How you prepare for it shows the importance. It is an event and you prepare for it. Compare this to ṣalāt’l-fajr. I realize that is the most drastic comparison. Let me explain to you the proceedings of ṣalāt’l-fajr. First, before you sleep you have the route from your bed to the sink completely mapped out so that you can get do it with your eyes closed. Why? When you wake up for fajr, you don’t like to turn on all of the lights because it takes the sleepiness away and you want to pray fajr and go to sleep. You make it to the sink and have perfected the art of the 15 second wuḍū’ – it is like a magic trick. You make your way back over to your bed, and you pray next to your bed and then engage in a procedure I like to call: stop, drop and roll over. You would pray on your bed if possible.

How sad is that? That is the condition of our prayers. I’ll give another example from sports. When we watch a game, what is the quality of our prayer? First of all, it’s a blessing if somebody actually prays during the game. Even if they do pray during the game, what is the quality of that prayer? We wait for a time-out or a commercial and then hurry. We leave the volume a little bit on so that we can hear if something big happens during the game. That is how we pray, unfortunately.

I joke just to keep it light, but we have to realize what a tragedy it is we pray like this, especially compared to how we seriously we take everything else. The second area of improvement to gain quality in the ṣalāh is to treat ṣalāh as something important. Make ṣalāh an important part of your day.

What that involves is to prepare and get ready. Make wuḍū’ properly – it is an act of worship that leads you into the prayer and puts you in the right mindset. Pray when it is the time of the prayer. Don’t keep putting it off. Dress appropriately. Don’t pray in your pajamas. Like we have work clothes, the Prophet had clothes for themasjid. When he would come home, he would take them off and hang them up nicely. When it was time for the prayer, he would put them on.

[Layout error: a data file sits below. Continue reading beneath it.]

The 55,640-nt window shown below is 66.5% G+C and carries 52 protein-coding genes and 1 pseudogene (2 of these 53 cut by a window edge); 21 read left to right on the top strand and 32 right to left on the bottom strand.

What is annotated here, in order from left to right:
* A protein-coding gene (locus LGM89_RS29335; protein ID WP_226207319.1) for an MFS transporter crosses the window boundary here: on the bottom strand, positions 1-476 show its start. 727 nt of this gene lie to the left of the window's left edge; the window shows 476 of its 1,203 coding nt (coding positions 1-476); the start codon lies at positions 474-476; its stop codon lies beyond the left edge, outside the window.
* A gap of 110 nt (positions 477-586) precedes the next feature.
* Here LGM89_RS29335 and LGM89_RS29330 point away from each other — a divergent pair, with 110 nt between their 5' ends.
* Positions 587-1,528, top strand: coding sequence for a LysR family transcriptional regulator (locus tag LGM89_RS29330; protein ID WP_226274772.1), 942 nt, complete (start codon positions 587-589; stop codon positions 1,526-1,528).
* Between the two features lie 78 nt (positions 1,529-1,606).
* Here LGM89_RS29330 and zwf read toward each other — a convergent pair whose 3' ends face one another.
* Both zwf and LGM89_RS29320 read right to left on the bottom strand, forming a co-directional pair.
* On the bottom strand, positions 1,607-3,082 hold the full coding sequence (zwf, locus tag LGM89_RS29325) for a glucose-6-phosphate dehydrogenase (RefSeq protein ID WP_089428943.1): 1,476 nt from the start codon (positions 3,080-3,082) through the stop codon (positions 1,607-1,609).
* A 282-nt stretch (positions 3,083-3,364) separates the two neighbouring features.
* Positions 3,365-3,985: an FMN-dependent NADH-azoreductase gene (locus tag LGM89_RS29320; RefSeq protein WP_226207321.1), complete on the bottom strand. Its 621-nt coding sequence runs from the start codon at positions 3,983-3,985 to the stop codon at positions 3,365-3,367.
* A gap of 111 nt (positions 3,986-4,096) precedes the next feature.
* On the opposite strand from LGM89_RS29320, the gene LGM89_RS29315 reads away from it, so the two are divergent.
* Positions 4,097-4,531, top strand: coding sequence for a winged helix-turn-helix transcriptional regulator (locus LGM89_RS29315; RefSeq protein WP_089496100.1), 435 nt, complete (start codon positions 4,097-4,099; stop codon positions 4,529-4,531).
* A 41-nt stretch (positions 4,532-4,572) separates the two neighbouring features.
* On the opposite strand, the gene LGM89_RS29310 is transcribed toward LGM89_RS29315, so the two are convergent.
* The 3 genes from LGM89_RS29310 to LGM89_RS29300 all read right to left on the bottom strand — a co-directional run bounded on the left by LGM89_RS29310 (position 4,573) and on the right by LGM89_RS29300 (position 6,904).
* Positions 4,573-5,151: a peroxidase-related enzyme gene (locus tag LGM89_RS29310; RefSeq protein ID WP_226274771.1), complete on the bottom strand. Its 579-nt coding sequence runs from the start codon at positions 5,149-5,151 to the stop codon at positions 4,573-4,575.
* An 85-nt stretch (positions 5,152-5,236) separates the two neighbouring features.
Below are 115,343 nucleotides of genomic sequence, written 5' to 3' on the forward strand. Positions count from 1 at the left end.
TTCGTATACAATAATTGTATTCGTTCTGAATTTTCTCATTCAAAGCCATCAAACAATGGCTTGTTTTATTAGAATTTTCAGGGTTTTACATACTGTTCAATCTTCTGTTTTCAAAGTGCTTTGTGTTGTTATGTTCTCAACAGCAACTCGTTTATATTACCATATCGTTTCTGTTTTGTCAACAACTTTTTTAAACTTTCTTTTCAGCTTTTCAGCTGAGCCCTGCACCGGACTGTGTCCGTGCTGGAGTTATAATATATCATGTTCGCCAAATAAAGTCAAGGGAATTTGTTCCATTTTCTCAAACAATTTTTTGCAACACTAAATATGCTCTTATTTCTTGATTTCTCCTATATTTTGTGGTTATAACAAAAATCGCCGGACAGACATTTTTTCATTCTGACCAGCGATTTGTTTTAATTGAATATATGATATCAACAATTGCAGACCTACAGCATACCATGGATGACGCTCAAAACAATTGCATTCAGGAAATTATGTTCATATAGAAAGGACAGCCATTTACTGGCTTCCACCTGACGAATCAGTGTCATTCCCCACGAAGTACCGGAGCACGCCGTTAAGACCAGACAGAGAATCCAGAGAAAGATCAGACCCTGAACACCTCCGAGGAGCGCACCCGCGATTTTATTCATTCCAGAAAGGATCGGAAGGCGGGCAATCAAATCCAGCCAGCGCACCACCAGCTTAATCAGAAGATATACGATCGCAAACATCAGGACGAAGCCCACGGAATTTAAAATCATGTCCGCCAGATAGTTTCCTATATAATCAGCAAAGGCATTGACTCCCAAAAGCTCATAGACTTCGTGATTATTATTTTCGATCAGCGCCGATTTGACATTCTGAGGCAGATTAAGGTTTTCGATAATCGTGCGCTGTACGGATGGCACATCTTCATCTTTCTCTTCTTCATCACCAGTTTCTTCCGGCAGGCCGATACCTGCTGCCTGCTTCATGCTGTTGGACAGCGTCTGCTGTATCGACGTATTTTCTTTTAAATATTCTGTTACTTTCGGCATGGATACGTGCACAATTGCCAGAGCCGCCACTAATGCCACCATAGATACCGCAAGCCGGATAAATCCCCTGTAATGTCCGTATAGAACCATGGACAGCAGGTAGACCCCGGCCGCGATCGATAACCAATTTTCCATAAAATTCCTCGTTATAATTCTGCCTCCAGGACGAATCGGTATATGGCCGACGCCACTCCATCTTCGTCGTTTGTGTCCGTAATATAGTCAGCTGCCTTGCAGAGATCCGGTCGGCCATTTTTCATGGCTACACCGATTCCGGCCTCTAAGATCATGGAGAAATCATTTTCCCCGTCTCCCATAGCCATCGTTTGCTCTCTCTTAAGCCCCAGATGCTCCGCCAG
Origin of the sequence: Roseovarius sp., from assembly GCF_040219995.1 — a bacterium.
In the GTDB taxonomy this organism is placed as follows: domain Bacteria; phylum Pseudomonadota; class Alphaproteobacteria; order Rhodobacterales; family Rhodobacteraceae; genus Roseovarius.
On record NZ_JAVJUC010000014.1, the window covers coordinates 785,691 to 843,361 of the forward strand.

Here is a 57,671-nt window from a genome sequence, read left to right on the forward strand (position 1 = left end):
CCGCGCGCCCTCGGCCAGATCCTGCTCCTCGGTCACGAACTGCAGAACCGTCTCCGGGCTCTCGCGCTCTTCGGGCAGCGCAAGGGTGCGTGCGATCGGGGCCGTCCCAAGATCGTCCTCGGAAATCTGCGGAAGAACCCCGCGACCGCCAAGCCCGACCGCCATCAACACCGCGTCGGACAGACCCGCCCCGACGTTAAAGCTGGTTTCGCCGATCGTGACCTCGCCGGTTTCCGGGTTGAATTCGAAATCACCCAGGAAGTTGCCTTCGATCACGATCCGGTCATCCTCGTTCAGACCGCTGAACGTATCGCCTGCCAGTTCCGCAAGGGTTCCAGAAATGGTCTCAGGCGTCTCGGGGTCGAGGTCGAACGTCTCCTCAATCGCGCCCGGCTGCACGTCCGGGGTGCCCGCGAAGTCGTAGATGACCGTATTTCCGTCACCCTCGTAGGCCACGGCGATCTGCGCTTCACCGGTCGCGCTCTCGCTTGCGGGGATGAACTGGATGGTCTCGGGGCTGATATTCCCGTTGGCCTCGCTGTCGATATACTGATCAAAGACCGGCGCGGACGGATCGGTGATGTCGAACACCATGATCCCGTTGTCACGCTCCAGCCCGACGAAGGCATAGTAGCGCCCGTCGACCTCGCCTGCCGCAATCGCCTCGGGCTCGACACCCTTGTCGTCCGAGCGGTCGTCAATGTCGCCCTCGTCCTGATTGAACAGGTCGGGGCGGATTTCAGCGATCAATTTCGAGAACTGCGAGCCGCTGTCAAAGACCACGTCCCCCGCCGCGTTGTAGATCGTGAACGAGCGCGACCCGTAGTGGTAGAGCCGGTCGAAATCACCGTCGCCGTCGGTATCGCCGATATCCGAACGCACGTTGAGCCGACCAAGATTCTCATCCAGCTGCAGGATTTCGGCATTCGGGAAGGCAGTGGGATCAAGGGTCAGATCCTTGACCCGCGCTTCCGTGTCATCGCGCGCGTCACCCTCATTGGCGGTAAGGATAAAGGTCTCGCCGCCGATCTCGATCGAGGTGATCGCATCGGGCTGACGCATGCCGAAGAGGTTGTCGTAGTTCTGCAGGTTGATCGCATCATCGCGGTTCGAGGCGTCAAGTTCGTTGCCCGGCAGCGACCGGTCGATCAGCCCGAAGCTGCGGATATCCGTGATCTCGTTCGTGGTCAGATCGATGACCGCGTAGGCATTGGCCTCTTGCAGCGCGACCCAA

There is a chapter in the Sunan of Abu Dāwūd which describes the preparation of the Prophet for prayer: The Chapter of the Diligence the Prophet in regards to Prayer. The Prophet was very casual and friendly and loving at home. It describes how when the time for prayer would come and the adhān would be called, the Prophet would become a stranger to his family.

I’ll be honest with you because these types of discussions are meant for that type of honest talk and heart to hearts. When I first read that, I didn’t know how to understand it. What does it mean that he became a stranger? It’s kind of harsh. Then you realize when you are responsible for something what that means. When you have to go to work in the morning at 7:45 am and you have little kids when they aren’t old enough to be at the age when they want you to go to work but at the same time are old enough to know you are going to work and don’t want you to go. What do they do when you try to leave? They start to pick up on the signs – the picking up of the briefcase and the keys rattling – and they cut you off at the door. What happens when you try to leave? It’s like a scene from an epic movie and the most epic cry of all time. “No, baba, don’t leave!” They cry and scream like it’s the most tragic moment in the history of humanity. I’m going to ask a very serious question now. What do you do? You put them aside and tell your wife to come and get him and then go out the door. Does that mean you don’t love your child? You are doing this for the benefit of your child. He doesn’t grasp and understand it, but you are doing it for his benefit.